Political hacking is the “in” thing right now. The most recent hacking took place on none other than a fundraising website of President Donald Trump on Feb 19th. The site, now offline, was defaced and the home page replaced with an image of a man wearing a fedora with the message:
Hacked by Pro_Mast3r~
Nothing Is Impossible
Peace from Iraq.
The alleged attacker told a journalist that he was from Iraq while claiming credit for exploiting a domain name service (DNS) misconfiguration that allowed him to take control of the donaldjtrump subdomain. The advice given in the report of this hacking was:
Donald Trump’s IT people need to do a better job of checking the DNS configuration for subdomains that are currently not in use.
Such logical and brilliant advice that is certain to fall on deaf ears as Trump can’t even stop using his commercial Android device in favor of a Secret Service-approved secure mobile device. Trump’s lackadaisical approach to technology will contribute to his demise. Does he think it won’t happen to him?
It’s not difficult to imagine someone telling Trump his site was hacked and his reply being “I told you using couriers was the right way to go”. Listening to a man in his 70’s reference cybersecurity protection as using couriers instead of military grade encryption is annoying and frustrating. In an age where the majority of Americans have some form of mobile computing device in their household, it’s hard to relate to someone who rejects most technology in general. This is the same man who issues an Executive Order (he wasn’t “briefed” on) that altered the structure of the National Security Council to insert Bannon and demote the Director of National Intelligence and the Chairman of the Joint Chiefs of Staff; the two people who should automatically be there. If he had even the slightest grasp on the importance of intelligence, that EO would never have been issued.
With all the reports of Russian’s hacking our democratic institutions, malware campaigns that just get bigger, and the integration of technology where most Americans don’t remember how to live without; you can’t ignore the threat of cyber attacks against the U.S. What most don’t quite understand, is that cyber attacks are global and can come from anywhere; technology has created a sub-world that is partial reality and partial virtual reality. Recently Rep. Michael McCaul, chairman of the House Homeland Security Committee, told the crowds at the 2017 RSA Conference:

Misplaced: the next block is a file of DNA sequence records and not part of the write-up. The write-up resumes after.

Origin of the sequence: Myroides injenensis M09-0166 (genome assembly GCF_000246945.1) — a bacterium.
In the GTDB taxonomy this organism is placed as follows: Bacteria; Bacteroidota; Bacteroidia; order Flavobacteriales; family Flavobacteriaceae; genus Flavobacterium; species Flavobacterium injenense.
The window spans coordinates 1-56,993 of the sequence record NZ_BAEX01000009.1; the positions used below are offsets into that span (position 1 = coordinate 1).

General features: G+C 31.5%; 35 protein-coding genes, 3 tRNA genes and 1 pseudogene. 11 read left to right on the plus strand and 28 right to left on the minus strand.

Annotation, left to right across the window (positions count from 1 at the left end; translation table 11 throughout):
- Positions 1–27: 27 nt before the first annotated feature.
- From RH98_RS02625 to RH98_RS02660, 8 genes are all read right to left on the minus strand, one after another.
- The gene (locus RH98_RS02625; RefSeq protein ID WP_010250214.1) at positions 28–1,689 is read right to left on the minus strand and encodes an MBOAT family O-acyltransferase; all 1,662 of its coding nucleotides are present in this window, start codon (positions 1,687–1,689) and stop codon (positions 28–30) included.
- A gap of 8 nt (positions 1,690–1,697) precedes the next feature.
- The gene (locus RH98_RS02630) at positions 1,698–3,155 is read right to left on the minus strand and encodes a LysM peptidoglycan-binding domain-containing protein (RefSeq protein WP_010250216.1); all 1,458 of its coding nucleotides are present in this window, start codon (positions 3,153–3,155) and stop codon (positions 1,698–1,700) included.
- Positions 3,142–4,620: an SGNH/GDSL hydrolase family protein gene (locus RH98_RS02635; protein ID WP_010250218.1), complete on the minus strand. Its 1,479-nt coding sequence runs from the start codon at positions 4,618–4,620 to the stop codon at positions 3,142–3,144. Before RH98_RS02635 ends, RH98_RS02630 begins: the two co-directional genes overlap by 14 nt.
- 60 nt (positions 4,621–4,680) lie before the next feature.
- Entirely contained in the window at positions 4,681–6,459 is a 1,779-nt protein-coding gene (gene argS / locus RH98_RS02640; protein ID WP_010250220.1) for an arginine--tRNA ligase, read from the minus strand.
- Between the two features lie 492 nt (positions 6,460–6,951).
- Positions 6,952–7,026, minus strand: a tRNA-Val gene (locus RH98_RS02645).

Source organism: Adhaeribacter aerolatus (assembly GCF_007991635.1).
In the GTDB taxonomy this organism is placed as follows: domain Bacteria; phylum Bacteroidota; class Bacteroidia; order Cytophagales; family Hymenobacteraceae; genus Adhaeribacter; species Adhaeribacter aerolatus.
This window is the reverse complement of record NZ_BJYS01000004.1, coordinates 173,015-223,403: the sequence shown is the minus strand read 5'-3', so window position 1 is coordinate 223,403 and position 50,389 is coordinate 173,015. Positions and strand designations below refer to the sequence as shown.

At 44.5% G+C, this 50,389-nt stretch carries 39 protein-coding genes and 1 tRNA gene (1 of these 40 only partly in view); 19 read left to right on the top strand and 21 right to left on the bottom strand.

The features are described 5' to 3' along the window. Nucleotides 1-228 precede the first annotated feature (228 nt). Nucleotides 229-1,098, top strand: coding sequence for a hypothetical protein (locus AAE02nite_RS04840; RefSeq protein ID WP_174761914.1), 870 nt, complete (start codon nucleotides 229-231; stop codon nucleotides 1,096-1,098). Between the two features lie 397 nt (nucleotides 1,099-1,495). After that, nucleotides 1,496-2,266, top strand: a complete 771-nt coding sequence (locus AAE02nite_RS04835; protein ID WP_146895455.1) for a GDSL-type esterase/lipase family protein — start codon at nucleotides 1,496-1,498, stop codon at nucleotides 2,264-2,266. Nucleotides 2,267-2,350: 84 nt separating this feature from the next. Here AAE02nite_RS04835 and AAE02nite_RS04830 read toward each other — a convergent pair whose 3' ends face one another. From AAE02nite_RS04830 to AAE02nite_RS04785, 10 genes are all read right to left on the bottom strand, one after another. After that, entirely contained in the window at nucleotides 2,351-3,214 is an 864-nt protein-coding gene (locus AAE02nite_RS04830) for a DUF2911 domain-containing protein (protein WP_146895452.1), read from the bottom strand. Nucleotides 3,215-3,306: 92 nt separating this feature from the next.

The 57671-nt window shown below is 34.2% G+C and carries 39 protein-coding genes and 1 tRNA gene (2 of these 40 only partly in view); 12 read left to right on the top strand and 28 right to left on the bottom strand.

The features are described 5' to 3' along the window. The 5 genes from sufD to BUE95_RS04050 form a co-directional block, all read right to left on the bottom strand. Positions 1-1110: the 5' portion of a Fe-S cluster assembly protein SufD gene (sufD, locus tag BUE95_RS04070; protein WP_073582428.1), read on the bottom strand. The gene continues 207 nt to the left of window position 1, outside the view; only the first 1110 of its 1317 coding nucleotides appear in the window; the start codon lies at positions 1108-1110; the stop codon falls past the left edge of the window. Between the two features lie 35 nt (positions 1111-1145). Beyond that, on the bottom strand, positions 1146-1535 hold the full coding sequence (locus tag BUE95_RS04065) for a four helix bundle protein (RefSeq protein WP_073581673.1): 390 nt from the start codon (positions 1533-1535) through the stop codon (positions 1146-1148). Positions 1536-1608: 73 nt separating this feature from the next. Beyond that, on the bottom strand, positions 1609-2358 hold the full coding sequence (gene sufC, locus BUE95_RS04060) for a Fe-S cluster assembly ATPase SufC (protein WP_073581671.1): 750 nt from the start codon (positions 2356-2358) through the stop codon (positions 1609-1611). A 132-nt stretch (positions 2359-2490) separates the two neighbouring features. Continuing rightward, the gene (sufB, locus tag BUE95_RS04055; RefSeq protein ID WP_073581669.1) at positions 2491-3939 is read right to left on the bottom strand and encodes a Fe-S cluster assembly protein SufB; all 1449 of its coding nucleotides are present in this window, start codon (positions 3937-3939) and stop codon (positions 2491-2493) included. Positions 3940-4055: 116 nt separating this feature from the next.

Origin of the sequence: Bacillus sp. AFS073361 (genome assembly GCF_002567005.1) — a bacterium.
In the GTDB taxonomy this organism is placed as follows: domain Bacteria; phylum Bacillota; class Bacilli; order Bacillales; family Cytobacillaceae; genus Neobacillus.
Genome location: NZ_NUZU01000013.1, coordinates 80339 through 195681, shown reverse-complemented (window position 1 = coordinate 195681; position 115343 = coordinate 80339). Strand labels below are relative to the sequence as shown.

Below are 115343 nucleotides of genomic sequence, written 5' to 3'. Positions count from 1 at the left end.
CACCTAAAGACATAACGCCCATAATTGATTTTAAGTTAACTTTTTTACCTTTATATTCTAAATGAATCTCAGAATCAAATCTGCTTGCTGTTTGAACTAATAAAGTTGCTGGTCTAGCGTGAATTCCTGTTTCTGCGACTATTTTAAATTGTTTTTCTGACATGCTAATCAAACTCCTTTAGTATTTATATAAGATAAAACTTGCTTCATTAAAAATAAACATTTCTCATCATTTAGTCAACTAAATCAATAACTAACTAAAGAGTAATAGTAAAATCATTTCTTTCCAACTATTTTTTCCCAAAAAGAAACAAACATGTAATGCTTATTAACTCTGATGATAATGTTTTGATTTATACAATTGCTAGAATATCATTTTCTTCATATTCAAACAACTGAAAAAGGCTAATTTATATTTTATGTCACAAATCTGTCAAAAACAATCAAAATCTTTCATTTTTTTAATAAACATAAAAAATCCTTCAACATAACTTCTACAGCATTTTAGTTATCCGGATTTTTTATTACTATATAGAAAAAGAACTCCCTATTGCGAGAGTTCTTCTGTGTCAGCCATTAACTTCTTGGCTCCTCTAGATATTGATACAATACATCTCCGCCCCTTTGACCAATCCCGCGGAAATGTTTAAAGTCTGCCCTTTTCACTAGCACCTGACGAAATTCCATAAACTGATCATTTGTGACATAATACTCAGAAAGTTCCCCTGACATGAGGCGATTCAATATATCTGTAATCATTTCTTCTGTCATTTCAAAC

There is no doubt in my mind that the Russian government tried to influence and undermine our election, if we don’t hold the line on sanctions and deliver meaningful consequences, they will do it again.
McCaul, being vague as to what those consequences could be, is a signal to those in the IT security industry that our government just doesn’t know how to protect our country from attacks. McCaul raised his concerns about election hacking in 2016 to then-President Obama and then-candidate Trump but was disappointed in their response and lack of concern. Cyber attacks are not partisan issues, they’re republic issues. Our experiences in 2015 and 2016 with cyber warfare, while profound and frightening, has made the country much more realistic when considering the dangers posed by cyber attacks. Our infrastructure is at risk. Our networks are at risk. Our own Internet of Things (IoT) devices, that are so cool and automated, are seriously at risk.
There is a reason that Android 6 and 7 have device encryption enabled by default. There is a reason that Apple iPhones allow you to encrypt. Let’s follow the lead of our tech companies, for now, as they appear to still hold the interests of the “common people”. President Trump would be wise to listen to the experts in technology around him and start taking steps to protect the systems that run our country. We can’t have a repeat of 2016 in 2020 when deciding who our next President will be.